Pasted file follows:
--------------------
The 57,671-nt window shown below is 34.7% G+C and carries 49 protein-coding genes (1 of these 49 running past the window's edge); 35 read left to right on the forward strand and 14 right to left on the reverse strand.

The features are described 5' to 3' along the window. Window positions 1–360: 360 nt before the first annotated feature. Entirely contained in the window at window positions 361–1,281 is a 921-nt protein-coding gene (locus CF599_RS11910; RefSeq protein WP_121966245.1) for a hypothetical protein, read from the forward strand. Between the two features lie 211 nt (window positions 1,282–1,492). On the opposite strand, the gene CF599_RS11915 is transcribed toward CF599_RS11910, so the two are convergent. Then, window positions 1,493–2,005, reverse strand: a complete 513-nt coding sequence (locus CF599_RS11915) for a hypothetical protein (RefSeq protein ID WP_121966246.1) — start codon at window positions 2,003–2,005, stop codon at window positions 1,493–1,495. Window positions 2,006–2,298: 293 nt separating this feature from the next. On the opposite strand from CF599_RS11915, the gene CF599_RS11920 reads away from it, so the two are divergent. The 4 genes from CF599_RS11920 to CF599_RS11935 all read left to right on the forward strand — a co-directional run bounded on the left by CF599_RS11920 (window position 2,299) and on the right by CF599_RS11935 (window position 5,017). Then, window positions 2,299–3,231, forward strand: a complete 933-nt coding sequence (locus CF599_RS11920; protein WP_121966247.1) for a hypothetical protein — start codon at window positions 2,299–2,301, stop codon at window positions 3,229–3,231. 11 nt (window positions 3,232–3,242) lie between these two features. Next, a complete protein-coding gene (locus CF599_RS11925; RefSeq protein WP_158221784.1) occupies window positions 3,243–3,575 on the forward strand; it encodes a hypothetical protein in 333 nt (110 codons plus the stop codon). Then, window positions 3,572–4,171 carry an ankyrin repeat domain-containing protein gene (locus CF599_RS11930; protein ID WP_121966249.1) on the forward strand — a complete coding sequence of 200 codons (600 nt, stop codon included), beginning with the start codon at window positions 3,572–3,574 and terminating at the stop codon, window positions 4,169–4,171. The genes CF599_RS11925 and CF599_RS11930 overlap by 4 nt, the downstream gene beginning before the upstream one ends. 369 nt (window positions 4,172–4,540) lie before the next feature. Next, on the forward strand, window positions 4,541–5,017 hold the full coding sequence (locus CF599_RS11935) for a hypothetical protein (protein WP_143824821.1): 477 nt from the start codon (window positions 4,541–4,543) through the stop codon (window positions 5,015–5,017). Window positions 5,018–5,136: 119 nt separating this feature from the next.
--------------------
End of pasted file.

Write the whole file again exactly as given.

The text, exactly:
The 57,671-nt window shown below is 34.7% G+C and carries 49 protein-coding genes (1 of these 49 running past the window's edge); 35 read left to right on the forward strand and 14 right to left on the reverse strand.

The features are described 5' to 3' along the window. Window positions 1–360: 360 nt before the first annotated feature. Entirely contained in the window at window positions 361–1,281 is a 921-nt protein-coding gene (locus CF599_RS11910; RefSeq protein WP_121966245.1) for a hypothetical protein, read from the forward strand. Between the two features lie 211 nt (window positions 1,282–1,492). On the opposite strand, the gene CF599_RS11915 is transcribed toward CF599_RS11910, so the two are convergent. Then, window positions 1,493–2,005, reverse strand: a complete 513-nt coding sequence (locus CF599_RS11915) for a hypothetical protein (RefSeq protein ID WP_121966246.1) — start codon at window positions 2,003–2,005, stop codon at window positions 1,493–1,495. Window positions 2,006–2,298: 293 nt separating this feature from the next. On the opposite strand from CF599_RS11915, the gene CF599_RS11920 reads away from it, so the two are divergent. The 4 genes from CF599_RS11920 to CF599_RS11935 all read left to right on the forward strand — a co-directional run bounded on the left by CF599_RS11920 (window position 2,299) and on the right by CF599_RS11935 (window position 5,017). Then, window positions 2,299–3,231, forward strand: a complete 933-nt coding sequence (locus CF599_RS11920; protein WP_121966247.1) for a hypothetical protein — start codon at window positions 2,299–2,301, stop codon at window positions 3,229–3,231. 11 nt (window positions 3,232–3,242) lie between these two features. Next, a complete protein-coding gene (locus CF599_RS11925; RefSeq protein WP_158221784.1) occupies window positions 3,243–3,575 on the forward strand; it encodes a hypothetical protein in 333 nt (110 codons plus the stop codon). Then, window positions 3,572–4,171 carry an ankyrin repeat domain-containing protein gene (locus CF599_RS11930; protein ID WP_121966249.1) on the forward strand — a complete coding sequence of 200 codons (600 nt, stop codon included), beginning with the start codon at window positions 3,572–3,574 and terminating at the stop codon, window positions 4,169–4,171. The genes CF599_RS11925 and CF599_RS11930 overlap by 4 nt, the downstream gene beginning before the upstream one ends. 369 nt (window positions 4,172–4,540) lie before the next feature. Next, on the forward strand, window positions 4,541–5,017 hold the full coding sequence (locus CF599_RS11935) for a hypothetical protein (protein WP_143824821.1): 477 nt from the start codon (window positions 4,541–4,543) through the stop codon (window positions 5,015–5,017). Window positions 5,018–5,136: 119 nt separating this feature from the next.